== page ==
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big data

Sergey Brin, co-founder of Google, and General Michael Hayden, former Director of the CIA and NSA

Privacy Advocates Set Their Sights on the Wrong G-Men

In an op-ed in last Friday’s Washington Post, FTC Commissioner Julie Brill, bemoaned the data-driven economy, equating the data scientists in Silicon Valley with the spooks at Fort Meade.

Unfortunately, she is not the first to do so. Since the exposure of the government’s PRISM program, veteran privacy activists have been conflating the intelligence community’s questionable, closed-door electronic surveillance program with the voluntary, open, and legitimate collection of personal data by the private sector. Chris Hoofnagle at the Berkeley Center for Law and Technology states, “What’s happening now is the logical outcome of a leave-it-to-the-market public policy agenda, which left the private sector’s hands unbound to collect data for the government.” And John Podesta at the Center for American Progress argues that after Edward Snowden’s revelations, the government “should not only examine NSA surveillance activities and the laws governing them, but also private-sector activities and telecommunications technology more generally.” Some critics have even gone so far as to blame innovation and technology. Writing in Salon, Andrew Leonard placed the blame directly on the technology: “By making it economically feasible to extract meaning from the massive streams of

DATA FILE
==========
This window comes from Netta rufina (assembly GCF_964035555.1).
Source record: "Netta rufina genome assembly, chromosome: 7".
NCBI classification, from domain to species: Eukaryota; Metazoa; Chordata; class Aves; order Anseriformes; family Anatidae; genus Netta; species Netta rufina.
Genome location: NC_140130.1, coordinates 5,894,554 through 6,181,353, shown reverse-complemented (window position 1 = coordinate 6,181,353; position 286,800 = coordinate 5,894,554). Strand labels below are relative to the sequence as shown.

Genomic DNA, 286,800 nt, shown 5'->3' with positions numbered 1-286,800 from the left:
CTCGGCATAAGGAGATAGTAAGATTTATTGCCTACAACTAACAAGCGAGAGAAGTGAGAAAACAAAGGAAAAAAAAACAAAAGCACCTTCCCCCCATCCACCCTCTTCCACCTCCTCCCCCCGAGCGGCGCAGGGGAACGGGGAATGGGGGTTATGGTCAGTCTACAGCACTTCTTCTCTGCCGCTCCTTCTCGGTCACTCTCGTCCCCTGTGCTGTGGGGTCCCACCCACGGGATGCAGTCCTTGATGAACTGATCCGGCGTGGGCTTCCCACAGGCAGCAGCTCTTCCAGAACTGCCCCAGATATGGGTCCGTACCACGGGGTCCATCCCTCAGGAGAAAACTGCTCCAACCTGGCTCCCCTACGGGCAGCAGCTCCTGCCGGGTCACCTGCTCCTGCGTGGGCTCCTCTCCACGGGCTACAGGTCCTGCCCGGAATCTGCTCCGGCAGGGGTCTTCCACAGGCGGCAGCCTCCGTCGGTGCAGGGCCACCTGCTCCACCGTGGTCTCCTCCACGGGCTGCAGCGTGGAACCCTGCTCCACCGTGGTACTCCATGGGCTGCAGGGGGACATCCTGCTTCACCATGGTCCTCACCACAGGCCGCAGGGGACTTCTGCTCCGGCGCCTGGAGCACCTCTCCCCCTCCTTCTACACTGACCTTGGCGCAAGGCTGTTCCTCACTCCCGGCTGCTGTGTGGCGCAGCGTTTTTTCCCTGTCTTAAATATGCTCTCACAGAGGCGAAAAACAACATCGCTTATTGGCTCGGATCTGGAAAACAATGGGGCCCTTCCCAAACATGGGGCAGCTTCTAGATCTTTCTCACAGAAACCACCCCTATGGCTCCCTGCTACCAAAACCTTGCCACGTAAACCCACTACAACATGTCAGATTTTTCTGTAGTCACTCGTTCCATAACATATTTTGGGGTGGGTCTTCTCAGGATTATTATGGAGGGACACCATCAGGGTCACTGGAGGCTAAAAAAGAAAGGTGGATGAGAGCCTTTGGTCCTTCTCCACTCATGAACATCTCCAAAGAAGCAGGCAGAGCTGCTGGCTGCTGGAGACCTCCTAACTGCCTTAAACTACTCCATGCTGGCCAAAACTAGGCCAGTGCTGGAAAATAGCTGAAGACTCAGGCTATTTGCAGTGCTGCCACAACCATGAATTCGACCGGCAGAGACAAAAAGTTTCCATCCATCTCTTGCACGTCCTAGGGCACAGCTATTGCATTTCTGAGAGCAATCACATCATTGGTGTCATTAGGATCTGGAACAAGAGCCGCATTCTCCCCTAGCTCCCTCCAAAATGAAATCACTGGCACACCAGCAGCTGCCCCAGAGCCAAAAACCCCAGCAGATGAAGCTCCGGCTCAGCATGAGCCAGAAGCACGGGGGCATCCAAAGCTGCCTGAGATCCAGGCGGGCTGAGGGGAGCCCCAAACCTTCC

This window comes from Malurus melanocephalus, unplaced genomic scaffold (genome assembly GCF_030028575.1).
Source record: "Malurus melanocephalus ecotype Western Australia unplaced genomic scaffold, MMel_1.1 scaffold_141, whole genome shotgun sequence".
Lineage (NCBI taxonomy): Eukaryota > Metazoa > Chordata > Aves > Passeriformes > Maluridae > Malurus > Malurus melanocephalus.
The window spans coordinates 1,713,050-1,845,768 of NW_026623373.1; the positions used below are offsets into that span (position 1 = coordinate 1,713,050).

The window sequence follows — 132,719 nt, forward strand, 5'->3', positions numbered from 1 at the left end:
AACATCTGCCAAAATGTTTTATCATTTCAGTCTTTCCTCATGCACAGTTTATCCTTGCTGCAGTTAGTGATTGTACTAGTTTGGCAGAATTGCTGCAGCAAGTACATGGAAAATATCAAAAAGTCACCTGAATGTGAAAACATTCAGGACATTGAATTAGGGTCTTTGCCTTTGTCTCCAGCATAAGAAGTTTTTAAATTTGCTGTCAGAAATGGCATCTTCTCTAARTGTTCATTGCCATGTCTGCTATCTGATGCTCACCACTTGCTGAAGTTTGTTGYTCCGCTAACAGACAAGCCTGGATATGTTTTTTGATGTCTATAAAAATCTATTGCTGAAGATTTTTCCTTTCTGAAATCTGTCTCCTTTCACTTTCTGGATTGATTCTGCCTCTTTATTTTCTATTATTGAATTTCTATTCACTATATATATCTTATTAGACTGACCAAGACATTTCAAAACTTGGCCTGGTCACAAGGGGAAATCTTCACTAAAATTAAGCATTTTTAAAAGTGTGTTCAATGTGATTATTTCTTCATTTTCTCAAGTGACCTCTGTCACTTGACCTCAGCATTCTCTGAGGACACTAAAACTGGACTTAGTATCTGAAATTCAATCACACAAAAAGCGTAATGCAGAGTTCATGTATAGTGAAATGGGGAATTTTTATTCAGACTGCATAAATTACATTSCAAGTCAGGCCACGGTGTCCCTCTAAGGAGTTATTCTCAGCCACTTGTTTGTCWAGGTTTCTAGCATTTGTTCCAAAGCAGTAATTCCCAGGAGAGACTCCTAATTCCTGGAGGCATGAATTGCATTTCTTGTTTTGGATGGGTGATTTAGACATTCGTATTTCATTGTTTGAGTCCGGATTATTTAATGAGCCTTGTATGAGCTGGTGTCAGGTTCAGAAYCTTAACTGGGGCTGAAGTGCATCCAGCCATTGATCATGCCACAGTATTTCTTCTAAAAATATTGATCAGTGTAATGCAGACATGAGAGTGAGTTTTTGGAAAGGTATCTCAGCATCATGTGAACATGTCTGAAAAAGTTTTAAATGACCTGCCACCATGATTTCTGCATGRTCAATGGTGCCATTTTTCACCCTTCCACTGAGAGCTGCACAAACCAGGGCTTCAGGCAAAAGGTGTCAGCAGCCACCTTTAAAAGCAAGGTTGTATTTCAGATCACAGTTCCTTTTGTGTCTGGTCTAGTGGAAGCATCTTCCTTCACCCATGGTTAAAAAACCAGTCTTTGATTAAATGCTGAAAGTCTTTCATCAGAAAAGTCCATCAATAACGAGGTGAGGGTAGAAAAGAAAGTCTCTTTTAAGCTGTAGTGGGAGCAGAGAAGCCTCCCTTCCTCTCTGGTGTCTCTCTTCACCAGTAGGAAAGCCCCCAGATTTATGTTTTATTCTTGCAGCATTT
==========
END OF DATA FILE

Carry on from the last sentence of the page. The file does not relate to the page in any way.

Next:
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Data Science Is Not PRISM: In Defense of Analytics